Thoughts? Do you think I should change the lake shapes or is it fine how it is?


Thanks for the feedback. I agree with you, but I don't think I did anything too special. I'm just working in the same order as the wiki guide.

As for topo, I have no interest in actually going the distance and painstakingly drawing contour lines, but a rough topographic map is a very good idea that I hadn't really considered. Unfortunately, I don't know much about geography and topology, so would it be acceptable to model it off of real-word topography in a similar fashion to what is recommended in OGF:Making realistic cities?

I prefer to do large geographic features (e.g. rivers, mountain ranges, population density and topo maps) on paper so I would most likely make a rough topo map in in pencil crayon.

Hide this comment

Comment from Luciano on 18 September 2017 at 03:52

@Sp33d3h - you'd be surprised. You're the first mapper I've seen who has admitted to ever looking at the wiki guide.

No worries about topo. Again, it's just a good idea to have it worked worked out in your head. Some people do little sketches in MS Paint or such tools: e.g.

As far as lakes at lower latitudes ... there are other geologic processes that can create lakes at lower latitutdes - notably volcanism - which is how I suppose Ardisphere got its lakes system - and also rifting (cf. Africa's great lakes).

Happy mapping

Hide this comment

Comment from Aiki on 18 September 2017 at 20:43


As Luciano said, there are many processes that could explain Lake Faarva formation. Alt text

If you keep the lake as today, you may say that the lake is located at the lowest point of an endorheic basin, so you don't have to pay attention to any outflow. It can still be a natural lake located in a rather flat area whose water level has been raised by a dam, probably somewhere on the southern shore. The flat terrain would explain the bulgy shape of the the lake with rather shallow water (a fault in the middle can always be imagined) on a large band along the edge.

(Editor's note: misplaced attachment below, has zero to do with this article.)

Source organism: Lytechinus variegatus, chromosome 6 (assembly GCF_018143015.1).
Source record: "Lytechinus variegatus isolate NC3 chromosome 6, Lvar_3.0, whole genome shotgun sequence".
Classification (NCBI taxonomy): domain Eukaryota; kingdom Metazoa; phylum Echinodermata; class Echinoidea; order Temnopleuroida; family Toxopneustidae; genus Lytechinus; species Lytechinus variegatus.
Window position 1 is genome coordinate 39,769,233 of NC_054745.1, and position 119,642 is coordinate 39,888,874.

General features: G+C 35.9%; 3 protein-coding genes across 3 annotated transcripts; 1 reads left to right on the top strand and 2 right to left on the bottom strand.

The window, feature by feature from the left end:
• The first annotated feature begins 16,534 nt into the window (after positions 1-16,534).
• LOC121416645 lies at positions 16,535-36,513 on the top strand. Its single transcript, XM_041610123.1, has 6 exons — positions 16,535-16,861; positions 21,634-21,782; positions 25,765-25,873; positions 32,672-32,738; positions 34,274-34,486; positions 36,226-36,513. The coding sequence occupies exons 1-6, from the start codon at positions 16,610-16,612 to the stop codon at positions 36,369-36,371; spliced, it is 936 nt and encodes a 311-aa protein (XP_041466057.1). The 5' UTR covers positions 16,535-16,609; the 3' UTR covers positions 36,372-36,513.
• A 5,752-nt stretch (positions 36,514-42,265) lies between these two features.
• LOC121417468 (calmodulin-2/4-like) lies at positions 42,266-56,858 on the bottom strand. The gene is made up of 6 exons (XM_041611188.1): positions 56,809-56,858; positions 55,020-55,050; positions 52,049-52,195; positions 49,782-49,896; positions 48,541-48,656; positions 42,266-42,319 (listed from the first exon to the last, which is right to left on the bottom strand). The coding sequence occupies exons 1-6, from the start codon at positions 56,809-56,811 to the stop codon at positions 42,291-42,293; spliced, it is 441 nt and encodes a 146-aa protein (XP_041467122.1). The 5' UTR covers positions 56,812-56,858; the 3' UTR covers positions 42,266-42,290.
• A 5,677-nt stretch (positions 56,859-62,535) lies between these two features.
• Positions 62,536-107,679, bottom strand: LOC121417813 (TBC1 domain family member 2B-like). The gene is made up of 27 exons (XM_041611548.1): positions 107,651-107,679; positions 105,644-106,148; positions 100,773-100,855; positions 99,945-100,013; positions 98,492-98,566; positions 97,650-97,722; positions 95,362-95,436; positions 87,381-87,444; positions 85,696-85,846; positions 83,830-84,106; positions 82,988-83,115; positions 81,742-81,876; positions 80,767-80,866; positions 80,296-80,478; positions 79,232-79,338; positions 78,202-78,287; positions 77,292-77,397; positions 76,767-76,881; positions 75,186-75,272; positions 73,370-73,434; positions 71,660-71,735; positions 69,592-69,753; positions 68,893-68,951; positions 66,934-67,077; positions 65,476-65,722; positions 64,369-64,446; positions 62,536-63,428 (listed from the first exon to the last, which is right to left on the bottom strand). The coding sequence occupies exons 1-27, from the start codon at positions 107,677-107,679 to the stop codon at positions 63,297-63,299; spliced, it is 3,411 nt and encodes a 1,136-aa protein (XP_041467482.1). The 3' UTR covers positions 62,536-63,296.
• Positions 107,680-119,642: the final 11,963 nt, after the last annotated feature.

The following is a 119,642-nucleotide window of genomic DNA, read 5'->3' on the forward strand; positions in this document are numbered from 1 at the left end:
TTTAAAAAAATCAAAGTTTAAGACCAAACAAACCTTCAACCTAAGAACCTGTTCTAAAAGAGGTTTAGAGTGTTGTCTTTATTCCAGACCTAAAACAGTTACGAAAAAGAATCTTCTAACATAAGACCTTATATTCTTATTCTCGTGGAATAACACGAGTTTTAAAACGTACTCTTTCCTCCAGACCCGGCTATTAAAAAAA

On your proposal, I don't find the lakes extremely large, probably 5/6km wide. You can always make them more slender if it shocks you. What you explain their formation could be the existence of a graben with one horst being the mountain chain along the border (in red) and the other one being hills (in green). I've changed some rivers' course so that it follows the thalweg that the lakes seemed to indicate. The graben is not necessarily completely flat, land layers could have been wrinkled and rivers would have needed to fill these wrinkles creating lakes before flowing further south.

For both situations, you may imagine a dramatic landscape (replace green-line hills by mountains) or a softer one with landforms gentle fusing into the next one.

It is really up to you to choose what fits better the idea you have in mind for Tojmidia. When your decision is made, you can draw natural=ridge ways to mark the highest points so that you will know where and how to draw rivers and streams, where to position saddles or how to map a road (does it sharp bends before the slope?)

I hope it'll help.

Hide this comment

Comment from plainoldbread on 21 September 2017 at 20:49

I would love for my country to have diplomatic relations with you. my country is Planoria.

So far your country is great, looks like a country with some rich history.

Hide this comment

Leave a comment

Parsed with Markdown

  • Headings

    # Heading
    ## Subheading

  • Unordered list

    * First item
    * Second item

  • Ordered list

    1. First item
    2. Second item

  • Link

  • Image

    ![Alt text](URL)

Login to leave a comment